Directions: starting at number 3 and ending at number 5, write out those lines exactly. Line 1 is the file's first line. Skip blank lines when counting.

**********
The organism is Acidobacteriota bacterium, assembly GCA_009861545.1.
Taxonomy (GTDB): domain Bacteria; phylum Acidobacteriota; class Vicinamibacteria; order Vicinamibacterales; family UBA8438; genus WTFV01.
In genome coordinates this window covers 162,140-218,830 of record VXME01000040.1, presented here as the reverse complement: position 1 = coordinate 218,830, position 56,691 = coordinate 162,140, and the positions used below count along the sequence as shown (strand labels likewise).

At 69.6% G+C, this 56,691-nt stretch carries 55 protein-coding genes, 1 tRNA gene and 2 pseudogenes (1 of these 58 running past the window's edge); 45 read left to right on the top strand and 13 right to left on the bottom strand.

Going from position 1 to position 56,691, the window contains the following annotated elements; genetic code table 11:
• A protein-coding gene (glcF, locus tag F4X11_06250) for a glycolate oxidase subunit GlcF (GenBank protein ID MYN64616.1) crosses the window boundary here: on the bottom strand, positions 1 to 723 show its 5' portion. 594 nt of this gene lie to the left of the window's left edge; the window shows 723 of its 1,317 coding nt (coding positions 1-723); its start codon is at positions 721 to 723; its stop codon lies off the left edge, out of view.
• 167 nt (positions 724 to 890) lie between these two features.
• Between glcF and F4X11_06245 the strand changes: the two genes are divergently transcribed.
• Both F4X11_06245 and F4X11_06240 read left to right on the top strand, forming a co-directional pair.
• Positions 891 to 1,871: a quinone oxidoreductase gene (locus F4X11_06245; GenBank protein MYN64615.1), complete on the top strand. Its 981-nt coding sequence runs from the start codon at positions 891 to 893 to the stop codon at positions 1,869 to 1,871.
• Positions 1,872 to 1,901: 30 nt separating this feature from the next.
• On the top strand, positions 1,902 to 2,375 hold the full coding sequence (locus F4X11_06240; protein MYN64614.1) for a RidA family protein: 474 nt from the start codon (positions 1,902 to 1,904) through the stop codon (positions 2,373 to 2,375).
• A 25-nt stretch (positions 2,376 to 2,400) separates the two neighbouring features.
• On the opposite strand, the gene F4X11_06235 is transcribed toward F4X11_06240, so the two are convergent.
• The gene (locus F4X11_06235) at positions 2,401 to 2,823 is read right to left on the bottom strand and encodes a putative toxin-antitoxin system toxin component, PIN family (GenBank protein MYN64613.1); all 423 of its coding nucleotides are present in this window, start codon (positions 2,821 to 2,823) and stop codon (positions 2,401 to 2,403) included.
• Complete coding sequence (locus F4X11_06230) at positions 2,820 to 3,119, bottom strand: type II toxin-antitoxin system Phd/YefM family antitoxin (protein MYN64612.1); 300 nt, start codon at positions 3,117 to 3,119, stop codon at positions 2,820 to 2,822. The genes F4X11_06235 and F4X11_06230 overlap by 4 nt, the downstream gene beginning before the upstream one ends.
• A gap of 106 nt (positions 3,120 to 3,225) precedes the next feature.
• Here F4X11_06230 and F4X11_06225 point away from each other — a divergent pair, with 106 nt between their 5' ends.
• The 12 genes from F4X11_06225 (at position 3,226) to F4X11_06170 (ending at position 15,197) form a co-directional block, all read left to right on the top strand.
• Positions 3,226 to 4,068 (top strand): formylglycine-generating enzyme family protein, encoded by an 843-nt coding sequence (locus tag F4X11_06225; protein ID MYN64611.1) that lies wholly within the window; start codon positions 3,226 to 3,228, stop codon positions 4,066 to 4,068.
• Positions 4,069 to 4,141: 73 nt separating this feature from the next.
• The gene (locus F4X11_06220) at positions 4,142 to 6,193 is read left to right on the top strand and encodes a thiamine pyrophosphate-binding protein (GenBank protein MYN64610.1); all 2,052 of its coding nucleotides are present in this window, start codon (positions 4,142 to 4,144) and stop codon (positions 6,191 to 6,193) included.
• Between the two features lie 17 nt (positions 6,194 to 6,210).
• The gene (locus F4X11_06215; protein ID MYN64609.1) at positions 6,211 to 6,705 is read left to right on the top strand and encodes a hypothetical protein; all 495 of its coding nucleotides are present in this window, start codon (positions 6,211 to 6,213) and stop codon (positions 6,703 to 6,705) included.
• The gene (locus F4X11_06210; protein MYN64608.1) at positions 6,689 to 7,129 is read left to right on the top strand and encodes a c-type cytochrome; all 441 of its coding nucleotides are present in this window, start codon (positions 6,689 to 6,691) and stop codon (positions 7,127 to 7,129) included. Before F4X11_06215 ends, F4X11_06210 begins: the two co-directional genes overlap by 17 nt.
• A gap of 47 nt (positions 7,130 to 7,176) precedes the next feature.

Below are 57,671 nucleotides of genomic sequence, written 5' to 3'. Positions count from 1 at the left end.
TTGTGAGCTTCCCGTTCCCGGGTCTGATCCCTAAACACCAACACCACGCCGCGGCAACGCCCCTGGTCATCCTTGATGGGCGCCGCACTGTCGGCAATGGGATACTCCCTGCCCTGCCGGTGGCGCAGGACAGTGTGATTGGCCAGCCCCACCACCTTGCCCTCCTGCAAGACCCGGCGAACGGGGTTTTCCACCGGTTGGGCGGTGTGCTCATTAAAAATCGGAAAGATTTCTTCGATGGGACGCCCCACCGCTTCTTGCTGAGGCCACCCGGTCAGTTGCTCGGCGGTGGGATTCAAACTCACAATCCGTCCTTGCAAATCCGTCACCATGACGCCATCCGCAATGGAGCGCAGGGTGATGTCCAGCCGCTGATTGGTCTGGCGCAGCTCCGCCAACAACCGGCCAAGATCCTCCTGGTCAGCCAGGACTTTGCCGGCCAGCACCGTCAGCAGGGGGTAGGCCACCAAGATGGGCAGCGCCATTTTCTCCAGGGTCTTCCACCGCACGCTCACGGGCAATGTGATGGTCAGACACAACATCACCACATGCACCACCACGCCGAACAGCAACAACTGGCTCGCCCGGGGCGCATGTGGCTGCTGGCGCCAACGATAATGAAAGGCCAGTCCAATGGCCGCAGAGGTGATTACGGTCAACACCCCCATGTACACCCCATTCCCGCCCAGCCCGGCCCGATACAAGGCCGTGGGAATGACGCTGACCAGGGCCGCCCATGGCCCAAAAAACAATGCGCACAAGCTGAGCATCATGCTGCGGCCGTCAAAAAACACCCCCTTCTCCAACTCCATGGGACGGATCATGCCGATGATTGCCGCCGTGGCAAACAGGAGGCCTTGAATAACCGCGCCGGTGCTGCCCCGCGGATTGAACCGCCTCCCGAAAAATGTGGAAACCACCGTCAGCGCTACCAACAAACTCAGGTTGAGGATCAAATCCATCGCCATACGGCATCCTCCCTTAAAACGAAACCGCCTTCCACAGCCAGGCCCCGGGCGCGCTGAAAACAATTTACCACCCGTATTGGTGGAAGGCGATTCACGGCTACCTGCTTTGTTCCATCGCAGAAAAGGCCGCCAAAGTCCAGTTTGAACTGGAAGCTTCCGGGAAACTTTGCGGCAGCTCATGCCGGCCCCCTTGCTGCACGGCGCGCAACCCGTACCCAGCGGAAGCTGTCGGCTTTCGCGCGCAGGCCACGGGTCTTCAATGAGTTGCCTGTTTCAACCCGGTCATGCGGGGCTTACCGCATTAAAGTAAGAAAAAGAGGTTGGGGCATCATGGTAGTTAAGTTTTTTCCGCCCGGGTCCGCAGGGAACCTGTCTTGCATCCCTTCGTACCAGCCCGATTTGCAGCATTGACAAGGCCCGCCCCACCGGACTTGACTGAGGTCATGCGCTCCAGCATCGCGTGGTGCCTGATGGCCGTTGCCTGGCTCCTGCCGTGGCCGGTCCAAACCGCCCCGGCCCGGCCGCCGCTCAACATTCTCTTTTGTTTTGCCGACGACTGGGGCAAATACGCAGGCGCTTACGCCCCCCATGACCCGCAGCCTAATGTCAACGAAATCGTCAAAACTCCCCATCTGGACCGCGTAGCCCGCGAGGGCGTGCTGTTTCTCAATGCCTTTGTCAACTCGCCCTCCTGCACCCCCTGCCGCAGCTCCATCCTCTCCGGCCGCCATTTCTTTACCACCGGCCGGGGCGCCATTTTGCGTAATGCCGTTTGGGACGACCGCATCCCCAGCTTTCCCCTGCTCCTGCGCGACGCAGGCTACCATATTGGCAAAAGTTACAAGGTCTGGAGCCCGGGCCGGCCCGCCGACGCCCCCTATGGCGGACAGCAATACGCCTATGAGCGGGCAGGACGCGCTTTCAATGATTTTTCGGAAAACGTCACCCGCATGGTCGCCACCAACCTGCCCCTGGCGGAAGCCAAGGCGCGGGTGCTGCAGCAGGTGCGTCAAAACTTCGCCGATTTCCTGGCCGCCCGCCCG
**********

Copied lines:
In genome coordinates this window covers 162,140-218,830 of record VXME01000040.1, presented here as the reverse complement: position 1 = coordinate 218,830, position 56,691 = coordinate 162,140, and the positions used below count along the sequence as shown (strand labels likewise).

At 69.6% G+C, this 56,691-nt stretch carries 55 protein-coding genes, 1 tRNA gene and 2 pseudogenes (1 of these 58 running past the window's edge); 45 read left to right on the top strand and 13 right to left on the bottom strand.

Going from position 1 to position 56,691, the window contains the following annotated elements; genetic code table 11: